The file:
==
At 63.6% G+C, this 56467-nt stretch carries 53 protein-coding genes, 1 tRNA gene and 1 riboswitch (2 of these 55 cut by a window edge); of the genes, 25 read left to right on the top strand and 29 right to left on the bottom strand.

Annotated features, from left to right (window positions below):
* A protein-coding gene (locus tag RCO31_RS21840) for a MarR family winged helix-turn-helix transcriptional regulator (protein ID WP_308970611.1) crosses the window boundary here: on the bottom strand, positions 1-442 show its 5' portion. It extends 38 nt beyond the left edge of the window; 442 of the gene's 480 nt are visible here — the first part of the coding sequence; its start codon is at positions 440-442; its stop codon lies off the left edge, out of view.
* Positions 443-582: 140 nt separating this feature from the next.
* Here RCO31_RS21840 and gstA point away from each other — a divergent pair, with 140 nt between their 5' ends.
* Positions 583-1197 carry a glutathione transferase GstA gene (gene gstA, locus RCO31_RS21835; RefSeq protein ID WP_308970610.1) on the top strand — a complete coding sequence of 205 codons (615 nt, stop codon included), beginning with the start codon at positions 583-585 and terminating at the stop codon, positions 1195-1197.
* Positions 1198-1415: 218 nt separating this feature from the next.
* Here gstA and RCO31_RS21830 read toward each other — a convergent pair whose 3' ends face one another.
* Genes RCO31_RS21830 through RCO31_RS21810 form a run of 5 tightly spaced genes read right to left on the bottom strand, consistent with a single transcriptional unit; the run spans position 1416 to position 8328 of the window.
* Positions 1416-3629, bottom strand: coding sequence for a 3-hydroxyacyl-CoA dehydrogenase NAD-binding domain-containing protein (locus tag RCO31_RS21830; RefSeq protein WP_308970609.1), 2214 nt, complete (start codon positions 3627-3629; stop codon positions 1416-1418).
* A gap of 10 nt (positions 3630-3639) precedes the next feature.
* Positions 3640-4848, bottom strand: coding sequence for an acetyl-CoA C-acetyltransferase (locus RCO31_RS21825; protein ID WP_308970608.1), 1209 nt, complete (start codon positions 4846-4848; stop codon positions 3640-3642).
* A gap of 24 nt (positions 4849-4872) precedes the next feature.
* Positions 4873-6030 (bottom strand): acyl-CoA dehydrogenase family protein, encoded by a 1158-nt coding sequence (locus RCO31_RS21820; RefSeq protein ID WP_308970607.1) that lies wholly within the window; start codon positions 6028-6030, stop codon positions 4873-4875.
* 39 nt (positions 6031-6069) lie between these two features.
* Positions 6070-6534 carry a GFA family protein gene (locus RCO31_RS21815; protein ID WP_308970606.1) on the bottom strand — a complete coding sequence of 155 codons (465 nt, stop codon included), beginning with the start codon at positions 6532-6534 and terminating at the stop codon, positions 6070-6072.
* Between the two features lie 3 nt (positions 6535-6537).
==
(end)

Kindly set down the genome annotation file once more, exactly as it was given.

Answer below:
At 63.6% G+C, this 56467-nt stretch carries 53 protein-coding genes, 1 tRNA gene and 1 riboswitch (2 of these 55 cut by a window edge); of the genes, 25 read left to right on the top strand and 29 right to left on the bottom strand.

Annotated features, from left to right (window positions below):
* A protein-coding gene (locus tag RCO31_RS21840) for a MarR family winged helix-turn-helix transcriptional regulator (protein ID WP_308970611.1) crosses the window boundary here: on the bottom strand, positions 1-442 show its 5' portion. It extends 38 nt beyond the left edge of the window; 442 of the gene's 480 nt are visible here — the first part of the coding sequence; its start codon is at positions 440-442; its stop codon lies off the left edge, out of view.
* Positions 443-582: 140 nt separating this feature from the next.
* Here RCO31_RS21840 and gstA point away from each other — a divergent pair, with 140 nt between their 5' ends.
* Positions 583-1197 carry a glutathione transferase GstA gene (gene gstA, locus RCO31_RS21835; RefSeq protein ID WP_308970610.1) on the top strand — a complete coding sequence of 205 codons (615 nt, stop codon included), beginning with the start codon at positions 583-585 and terminating at the stop codon, positions 1195-1197.
* Positions 1198-1415: 218 nt separating this feature from the next.
* Here gstA and RCO31_RS21830 read toward each other — a convergent pair whose 3' ends face one another.
* Genes RCO31_RS21830 through RCO31_RS21810 form a run of 5 tightly spaced genes read right to left on the bottom strand, consistent with a single transcriptional unit; the run spans position 1416 to position 8328 of the window.
* Positions 1416-3629, bottom strand: coding sequence for a 3-hydroxyacyl-CoA dehydrogenase NAD-binding domain-containing protein (locus tag RCO31_RS21830; RefSeq protein WP_308970609.1), 2214 nt, complete (start codon positions 3627-3629; stop codon positions 1416-1418).
* A gap of 10 nt (positions 3630-3639) precedes the next feature.
* Positions 3640-4848, bottom strand: coding sequence for an acetyl-CoA C-acetyltransferase (locus RCO31_RS21825; protein ID WP_308970608.1), 1209 nt, complete (start codon positions 4846-4848; stop codon positions 3640-3642).
* A gap of 24 nt (positions 4849-4872) precedes the next feature.
* Positions 4873-6030 (bottom strand): acyl-CoA dehydrogenase family protein, encoded by a 1158-nt coding sequence (locus RCO31_RS21820; RefSeq protein ID WP_308970607.1) that lies wholly within the window; start codon positions 6028-6030, stop codon positions 4873-4875.
* 39 nt (positions 6031-6069) lie between these two features.
* Positions 6070-6534 carry a GFA family protein gene (locus RCO31_RS21815; protein ID WP_308970606.1) on the bottom strand — a complete coding sequence of 155 codons (465 nt, stop codon included), beginning with the start codon at positions 6532-6534 and terminating at the stop codon, positions 6070-6072.
* Between the two features lie 3 nt (positions 6535-6537).